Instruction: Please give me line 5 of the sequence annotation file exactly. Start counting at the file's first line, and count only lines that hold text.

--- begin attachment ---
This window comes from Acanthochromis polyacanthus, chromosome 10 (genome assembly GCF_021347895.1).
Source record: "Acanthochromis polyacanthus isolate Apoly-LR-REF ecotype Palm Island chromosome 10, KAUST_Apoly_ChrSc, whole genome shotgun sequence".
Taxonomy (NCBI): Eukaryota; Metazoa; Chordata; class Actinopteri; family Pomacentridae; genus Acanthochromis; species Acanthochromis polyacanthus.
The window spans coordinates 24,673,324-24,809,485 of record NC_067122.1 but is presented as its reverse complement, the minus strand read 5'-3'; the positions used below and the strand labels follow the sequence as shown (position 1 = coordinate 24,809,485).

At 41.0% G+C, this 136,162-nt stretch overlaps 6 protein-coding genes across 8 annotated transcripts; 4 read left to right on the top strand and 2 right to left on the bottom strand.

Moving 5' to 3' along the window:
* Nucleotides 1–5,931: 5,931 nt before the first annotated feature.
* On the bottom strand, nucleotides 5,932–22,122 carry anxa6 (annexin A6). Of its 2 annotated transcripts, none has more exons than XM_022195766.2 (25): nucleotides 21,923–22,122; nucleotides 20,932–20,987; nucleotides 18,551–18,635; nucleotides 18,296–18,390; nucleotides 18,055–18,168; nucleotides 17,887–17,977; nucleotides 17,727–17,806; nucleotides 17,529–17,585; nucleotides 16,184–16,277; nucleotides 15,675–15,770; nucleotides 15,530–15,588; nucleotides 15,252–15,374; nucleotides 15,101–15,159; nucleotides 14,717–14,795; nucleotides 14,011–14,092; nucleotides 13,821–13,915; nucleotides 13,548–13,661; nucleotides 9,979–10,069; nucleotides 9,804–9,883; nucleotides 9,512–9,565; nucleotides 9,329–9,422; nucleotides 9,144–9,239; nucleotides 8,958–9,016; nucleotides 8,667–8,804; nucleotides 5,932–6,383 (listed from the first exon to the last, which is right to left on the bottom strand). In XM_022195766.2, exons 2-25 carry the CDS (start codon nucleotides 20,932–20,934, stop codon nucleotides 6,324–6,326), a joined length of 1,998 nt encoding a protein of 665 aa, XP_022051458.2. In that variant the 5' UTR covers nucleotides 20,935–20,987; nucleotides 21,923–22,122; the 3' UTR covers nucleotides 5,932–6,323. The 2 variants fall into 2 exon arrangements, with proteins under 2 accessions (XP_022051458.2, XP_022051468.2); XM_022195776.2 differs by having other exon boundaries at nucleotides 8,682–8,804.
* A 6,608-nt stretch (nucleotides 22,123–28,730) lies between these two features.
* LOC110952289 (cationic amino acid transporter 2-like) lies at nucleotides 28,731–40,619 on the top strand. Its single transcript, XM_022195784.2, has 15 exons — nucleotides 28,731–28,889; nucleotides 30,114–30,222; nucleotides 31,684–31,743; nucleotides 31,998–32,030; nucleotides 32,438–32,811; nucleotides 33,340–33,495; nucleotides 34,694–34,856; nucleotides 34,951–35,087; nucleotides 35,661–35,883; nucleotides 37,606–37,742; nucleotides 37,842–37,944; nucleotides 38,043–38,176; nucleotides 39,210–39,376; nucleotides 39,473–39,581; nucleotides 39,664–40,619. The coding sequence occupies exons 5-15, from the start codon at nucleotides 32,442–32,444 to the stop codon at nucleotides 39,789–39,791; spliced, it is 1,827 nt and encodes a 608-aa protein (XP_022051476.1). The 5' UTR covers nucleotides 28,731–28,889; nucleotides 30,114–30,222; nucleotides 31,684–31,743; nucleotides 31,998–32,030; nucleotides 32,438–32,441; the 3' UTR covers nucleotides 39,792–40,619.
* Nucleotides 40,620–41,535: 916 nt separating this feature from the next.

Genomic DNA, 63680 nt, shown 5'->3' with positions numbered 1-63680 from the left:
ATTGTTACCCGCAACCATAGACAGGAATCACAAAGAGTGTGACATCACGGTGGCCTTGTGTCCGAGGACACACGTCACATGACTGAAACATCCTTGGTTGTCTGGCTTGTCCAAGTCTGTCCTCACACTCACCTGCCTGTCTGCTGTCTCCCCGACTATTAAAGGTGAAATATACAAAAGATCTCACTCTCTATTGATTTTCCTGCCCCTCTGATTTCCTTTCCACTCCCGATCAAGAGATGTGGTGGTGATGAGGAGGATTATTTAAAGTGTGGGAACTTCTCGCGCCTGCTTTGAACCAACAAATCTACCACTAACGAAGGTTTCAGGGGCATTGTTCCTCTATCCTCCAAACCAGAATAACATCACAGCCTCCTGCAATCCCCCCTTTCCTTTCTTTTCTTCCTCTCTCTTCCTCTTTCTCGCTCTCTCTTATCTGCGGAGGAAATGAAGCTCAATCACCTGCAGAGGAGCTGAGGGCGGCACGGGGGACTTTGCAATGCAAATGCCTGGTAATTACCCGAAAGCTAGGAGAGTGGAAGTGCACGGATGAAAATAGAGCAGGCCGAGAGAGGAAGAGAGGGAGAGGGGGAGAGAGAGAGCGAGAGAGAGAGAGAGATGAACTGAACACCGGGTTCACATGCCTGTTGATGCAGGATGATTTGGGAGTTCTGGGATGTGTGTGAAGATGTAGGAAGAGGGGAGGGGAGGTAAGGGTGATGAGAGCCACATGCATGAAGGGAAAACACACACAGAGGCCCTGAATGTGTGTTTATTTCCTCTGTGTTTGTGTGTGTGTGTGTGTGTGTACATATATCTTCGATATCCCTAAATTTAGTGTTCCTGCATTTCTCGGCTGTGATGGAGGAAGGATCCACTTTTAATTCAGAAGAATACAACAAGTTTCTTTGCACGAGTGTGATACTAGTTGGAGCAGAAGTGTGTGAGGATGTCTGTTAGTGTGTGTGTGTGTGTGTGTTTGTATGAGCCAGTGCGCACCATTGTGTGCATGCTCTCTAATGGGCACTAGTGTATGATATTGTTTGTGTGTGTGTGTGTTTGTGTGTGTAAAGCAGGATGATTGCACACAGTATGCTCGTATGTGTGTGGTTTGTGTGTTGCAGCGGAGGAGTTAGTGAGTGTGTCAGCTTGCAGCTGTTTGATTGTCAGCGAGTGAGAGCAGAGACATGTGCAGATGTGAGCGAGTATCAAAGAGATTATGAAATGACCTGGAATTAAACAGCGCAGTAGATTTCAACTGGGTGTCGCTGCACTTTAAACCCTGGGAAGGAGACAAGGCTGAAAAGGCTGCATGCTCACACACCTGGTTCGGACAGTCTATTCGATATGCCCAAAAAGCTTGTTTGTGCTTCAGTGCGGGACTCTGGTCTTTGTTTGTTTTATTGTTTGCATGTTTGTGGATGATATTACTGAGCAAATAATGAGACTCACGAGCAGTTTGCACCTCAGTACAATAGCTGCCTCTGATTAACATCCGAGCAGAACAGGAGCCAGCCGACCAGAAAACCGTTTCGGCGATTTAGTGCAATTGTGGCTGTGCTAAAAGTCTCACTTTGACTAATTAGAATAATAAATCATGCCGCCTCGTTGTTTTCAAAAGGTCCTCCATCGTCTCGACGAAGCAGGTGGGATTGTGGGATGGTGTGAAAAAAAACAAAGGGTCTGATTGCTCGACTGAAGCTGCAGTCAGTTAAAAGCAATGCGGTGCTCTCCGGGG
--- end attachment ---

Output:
At 41.0% G+C, this 136,162-nt stretch overlaps 6 protein-coding genes across 8 annotated transcripts; 4 read left to right on the top strand and 2 right to left on the bottom strand.